Question

I am trying to grow honey dew at my balcony using the Kratky method. I have been using A&B solutions for the nutrients. It doesn't seem to work as the flower after being pollinated has small fruits. But it never grows any further. What type of nutrients should I use? And how much water? – Best regards, Ann P.

Answer
By Lynette Morgan | Last updated: March 10, 2022


hydroponic melons

If you are using a good quality A and B nutrient product, then it is unlikely the nutrients are the cause of the lack of fruit set and development, unless you are also seeing major deficiency symptoms such as leaf yellowing, chlorosis, leaf burn, etc. at the same time. Melons are notorious for failing to set early fruit, particularly on young plants, even after you have carefully pollinated the flowers and this is not usually a nutritional issue. The first step with identifying the problem would be to check your pollination method.

Melon flowers need to be hand pollinated to ensure fruit set. This process involves collecting pollen grains from the male flowers and brushing these on the insides of the open female flowers. Female flowers can be identified by the small green melon at the base of the flower. Pollination should be carried out daily and each flower pollinated two to three times. It’s normal for not all hand-pollinated flowers to set fruit, when this occurs the young melon will yellow and drop from the plant. Also check your growing conditions are suitable for pollination and fruit set; temperature, humidity, air flow, and most importantly dissolved oxygen in the nutrient solution all play a role in this process.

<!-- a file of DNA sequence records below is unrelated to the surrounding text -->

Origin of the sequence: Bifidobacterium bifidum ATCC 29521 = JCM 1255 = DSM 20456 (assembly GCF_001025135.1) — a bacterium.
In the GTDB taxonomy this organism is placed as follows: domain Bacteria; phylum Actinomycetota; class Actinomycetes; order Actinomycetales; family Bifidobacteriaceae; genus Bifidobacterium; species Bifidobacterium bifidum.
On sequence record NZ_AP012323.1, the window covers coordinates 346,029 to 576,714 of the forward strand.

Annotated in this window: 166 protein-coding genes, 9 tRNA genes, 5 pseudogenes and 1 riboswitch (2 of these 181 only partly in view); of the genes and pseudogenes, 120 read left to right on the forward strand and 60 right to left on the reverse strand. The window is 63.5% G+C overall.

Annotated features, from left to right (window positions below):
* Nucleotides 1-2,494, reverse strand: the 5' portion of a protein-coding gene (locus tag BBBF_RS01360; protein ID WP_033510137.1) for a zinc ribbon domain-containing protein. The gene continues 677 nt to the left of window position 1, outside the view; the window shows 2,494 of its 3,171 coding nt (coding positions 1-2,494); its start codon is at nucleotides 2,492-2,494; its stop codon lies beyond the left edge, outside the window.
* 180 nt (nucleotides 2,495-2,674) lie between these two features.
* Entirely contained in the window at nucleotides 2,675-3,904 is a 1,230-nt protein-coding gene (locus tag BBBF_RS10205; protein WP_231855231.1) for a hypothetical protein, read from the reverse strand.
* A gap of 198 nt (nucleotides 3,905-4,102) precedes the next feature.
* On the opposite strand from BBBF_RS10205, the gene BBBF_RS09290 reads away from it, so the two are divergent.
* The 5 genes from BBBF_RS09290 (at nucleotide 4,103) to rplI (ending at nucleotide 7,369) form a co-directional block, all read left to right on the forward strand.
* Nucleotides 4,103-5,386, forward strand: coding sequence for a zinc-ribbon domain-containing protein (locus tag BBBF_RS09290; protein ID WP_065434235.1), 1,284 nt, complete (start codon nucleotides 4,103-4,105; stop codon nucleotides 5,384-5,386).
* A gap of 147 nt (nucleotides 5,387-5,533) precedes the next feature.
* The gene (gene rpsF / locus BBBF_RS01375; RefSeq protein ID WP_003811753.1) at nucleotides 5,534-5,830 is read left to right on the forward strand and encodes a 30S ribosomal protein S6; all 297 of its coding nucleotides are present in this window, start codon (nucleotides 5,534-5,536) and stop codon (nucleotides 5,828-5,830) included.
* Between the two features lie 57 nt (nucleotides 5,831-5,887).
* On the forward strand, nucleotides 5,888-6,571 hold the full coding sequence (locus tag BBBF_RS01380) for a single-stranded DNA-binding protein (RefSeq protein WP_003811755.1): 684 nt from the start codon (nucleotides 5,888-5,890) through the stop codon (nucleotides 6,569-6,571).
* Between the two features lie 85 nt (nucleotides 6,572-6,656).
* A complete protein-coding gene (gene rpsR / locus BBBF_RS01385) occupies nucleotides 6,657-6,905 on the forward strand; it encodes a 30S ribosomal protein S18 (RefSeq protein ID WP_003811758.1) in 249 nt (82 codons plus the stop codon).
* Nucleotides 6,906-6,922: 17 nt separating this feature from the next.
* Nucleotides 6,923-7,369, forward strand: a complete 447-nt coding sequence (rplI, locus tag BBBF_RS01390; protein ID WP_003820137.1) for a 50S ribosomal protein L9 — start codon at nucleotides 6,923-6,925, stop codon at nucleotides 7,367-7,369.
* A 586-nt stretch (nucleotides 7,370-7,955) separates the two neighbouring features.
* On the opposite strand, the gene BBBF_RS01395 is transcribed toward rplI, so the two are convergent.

With melon nutrition the reason why the ratio of nutrient elements — in particular nitrogen and potassium ratios — change through the plant development stages to is simply provide what the plant wants to take up (melon fruit contain a lot of potassium, so this needs to be supplied during the fruit expansion stage after fruit set has occurred). The ratio or concentrations of elements and changes to these do not trigger or cause fruit set — these are much more influenced by the environment and general plant health.

An example of general-purpose melon nutrient formulation is given below. This is made up into two A and B stock solutions of 2.6 gallons (10 liters) each, which are then diluted 1 in 100 with water to give the working strength nutrient solution. You would need to obtain all the fertilizers given below and weigh them out to make up your own A and B concentrates.

Melon Fruiting Formulation (RO water)

Part A — 10 litres of water

  • Calcium nitrate 571 grams
  • Potassium nitrate 414 grams
  • Iron chelate (10% Fe) 50 grams

Part B — 10 litres of water

  • Potassium nitrate 414 grams
  • MonoPotassium phosphate 350 grams
  • Magnesium sulphate 976 grams
  • Manganese sulphate 8 grams
  • Zinc sulphate 1.1 grams
  • Boric acid/Solubor 3.9 grams
  • Copper sulphate 0.3 grams
  • Ammonium molybdate 0.1 grams

Dilute equal amounts of A and B at a rate of 1 in 100 with water, this will give an EC of 2.4 for fruiting melons.

Regards,
Lynette Morgan
Suntec International Hydroponic Consultants

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Hydroponics Plant Types Fruit

Written by Lynette Morgan | Author, Partner at SUNTEC International Hydroponic Consultants

Profile Picture of Lynette Morgan

Dr. Lynette Morgan holds a B. Hort. Tech. degree and a PhD in hydroponic greenhouse production from Massey University, New Zealand. A partner with SUNTEC International Hydroponic Consultants, Lynette is involved in remote and on-site consultancy services for new and existing commercial greenhouse growers worldwide as well as research trials and product development for manufacturers of hydroponic products. Lynette has authored five hydroponic technical books and is working on her sixth.

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